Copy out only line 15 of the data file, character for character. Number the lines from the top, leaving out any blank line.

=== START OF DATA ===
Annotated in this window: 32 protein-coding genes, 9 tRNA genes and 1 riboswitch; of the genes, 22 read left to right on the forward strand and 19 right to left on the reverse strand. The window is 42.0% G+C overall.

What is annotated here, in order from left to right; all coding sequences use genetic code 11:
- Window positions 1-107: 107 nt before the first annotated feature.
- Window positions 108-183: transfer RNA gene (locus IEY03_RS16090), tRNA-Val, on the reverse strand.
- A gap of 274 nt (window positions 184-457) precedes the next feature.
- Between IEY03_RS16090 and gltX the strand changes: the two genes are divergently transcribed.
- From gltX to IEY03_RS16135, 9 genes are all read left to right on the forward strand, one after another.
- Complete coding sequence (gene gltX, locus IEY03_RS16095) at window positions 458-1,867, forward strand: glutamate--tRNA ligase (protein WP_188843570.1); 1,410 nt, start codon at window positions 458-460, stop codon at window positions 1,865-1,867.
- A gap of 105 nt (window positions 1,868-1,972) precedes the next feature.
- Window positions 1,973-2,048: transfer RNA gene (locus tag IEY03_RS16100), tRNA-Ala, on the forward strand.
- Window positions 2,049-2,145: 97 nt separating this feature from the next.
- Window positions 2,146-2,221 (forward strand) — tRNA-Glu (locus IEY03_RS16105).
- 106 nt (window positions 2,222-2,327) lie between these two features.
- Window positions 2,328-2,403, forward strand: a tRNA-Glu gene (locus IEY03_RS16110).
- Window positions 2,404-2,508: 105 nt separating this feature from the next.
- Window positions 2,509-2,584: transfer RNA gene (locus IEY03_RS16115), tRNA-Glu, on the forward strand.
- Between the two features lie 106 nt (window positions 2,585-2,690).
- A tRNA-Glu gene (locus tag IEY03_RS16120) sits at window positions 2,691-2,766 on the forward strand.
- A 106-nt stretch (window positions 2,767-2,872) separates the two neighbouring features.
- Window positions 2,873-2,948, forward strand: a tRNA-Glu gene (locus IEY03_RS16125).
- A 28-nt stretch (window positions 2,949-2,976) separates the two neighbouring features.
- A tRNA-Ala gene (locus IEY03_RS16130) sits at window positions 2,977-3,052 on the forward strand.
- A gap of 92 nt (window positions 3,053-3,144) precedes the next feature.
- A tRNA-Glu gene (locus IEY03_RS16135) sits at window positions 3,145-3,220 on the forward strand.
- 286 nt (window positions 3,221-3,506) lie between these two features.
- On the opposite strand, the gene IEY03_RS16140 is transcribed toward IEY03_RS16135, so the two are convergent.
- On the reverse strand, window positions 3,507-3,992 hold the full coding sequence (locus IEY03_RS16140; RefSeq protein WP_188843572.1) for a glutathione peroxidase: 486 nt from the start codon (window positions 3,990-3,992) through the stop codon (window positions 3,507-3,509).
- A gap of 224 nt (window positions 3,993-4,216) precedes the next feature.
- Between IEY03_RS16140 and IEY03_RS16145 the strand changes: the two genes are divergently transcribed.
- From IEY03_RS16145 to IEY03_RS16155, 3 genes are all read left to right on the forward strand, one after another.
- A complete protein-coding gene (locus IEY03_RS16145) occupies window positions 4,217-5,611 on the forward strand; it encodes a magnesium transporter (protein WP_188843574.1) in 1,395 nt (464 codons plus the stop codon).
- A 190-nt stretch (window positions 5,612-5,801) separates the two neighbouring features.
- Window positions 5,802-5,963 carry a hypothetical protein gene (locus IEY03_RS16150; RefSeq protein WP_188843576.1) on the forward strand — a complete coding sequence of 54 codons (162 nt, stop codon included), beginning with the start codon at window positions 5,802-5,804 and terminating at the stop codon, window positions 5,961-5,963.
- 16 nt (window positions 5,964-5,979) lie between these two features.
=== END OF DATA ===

- Window positions 2,404-2,508: 105 nt separating this feature from the next.